The U.S. Department of Labor is expected to propose new overtime rules next month that will likely raise the salary threshold exemption for white-collar workers, thereby expanding the number of employees eligible to earn overtime.
Tammy McCutchen, former administrator of DOL’s Wage & Hour Division, told attendees at the Society for Human Resource Management’s (SHRM) 2022 annual conference last week in Washington, D.C., that the proposed rule may also make changes to the “duties test,” which is also part of the employee exemption analysis.
The Obama administration had proposed a rule change in 2016 – which was later invalidated by a federal court – that would have raised the salary-level requirement for white-collar exemptions from $23,660 to $47,467 a year. Workers earning less than $47,467 would have been eligible for overtime if they worked more than 40 hours a week.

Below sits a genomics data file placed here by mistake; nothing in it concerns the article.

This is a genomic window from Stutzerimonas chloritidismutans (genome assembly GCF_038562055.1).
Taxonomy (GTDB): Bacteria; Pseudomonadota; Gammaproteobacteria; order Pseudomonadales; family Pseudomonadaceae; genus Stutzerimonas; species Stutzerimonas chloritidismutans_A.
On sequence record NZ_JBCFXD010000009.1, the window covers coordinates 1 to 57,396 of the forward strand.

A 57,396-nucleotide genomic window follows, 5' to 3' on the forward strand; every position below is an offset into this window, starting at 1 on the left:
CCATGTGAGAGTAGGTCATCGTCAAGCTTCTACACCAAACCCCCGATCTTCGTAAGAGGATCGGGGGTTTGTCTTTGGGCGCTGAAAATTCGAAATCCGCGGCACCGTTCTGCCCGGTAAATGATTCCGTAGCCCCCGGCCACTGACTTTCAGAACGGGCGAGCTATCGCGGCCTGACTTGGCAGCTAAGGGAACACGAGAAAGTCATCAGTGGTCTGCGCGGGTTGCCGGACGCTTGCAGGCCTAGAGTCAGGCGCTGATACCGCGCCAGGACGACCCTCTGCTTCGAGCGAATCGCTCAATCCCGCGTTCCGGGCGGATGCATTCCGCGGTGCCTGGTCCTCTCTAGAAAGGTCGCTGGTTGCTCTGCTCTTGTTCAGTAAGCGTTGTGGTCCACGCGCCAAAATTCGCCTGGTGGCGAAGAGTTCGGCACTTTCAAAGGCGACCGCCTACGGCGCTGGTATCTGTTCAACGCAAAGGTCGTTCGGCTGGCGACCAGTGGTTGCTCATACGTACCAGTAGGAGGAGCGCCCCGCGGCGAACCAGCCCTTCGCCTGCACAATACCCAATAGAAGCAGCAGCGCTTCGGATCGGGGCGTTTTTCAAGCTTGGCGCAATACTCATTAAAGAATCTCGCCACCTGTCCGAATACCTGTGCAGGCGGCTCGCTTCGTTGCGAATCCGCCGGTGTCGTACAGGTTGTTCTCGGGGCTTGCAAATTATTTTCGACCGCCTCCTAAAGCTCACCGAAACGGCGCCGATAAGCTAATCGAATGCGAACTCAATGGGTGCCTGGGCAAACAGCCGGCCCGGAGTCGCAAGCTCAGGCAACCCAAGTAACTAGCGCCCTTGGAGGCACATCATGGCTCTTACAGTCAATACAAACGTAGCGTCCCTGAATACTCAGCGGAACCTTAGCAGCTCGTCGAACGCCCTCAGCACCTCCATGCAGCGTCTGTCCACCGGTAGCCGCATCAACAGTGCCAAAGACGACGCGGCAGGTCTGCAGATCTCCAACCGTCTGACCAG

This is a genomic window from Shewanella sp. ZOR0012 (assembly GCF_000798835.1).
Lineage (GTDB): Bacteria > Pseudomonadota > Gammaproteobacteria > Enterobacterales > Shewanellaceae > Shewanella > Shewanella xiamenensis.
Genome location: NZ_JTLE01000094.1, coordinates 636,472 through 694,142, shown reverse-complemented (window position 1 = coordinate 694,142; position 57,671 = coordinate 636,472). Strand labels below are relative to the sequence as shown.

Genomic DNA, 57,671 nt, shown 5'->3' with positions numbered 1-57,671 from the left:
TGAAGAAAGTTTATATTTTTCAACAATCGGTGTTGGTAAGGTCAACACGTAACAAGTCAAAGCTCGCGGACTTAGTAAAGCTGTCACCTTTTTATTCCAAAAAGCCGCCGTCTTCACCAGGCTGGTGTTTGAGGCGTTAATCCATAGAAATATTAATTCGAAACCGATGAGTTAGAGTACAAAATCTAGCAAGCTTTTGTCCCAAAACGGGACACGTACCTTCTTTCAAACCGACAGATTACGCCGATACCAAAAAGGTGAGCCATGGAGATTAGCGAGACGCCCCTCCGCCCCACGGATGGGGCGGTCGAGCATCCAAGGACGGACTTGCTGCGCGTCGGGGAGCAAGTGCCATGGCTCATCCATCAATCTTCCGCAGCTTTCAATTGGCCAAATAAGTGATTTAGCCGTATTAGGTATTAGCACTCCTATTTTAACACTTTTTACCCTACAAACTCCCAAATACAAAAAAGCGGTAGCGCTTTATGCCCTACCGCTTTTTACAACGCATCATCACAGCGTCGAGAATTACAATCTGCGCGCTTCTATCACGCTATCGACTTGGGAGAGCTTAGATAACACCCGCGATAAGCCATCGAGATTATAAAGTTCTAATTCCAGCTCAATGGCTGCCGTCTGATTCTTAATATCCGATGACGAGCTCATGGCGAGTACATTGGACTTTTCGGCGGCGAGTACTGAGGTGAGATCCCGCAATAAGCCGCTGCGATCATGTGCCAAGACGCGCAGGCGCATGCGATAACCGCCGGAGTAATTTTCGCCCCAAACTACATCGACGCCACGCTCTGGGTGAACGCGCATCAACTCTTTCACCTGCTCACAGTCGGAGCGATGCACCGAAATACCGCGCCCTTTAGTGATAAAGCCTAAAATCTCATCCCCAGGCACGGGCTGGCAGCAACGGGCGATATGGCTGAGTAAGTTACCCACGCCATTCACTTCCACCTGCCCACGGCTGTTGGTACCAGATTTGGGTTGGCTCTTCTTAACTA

Later, under the Trump administration, the DOL raised the threshold from $23,660 to $35,568. That rule has been in effect since Jan. 1, 2020. If the DOL adjusts for inflation, the salary exemption threshold would rise to $42,594 annually, McCutchen said.
However, a coalition of more than 100 labor unions and other advocacy groups are seeking a much higher exemption threshold. They petitioned DOL last year to raise the exemption threshold to $73,551 per year and to $82,745 by 2026.
McCutchen, who is now a consultant affiliated with Resolution Economics, predicted that if DOL seeks to raise the salary threshold exemption higher than $50,000 a year it would cause “litigation all over the place” and risk being struck down by the courts, just as the Obama administration proposal was.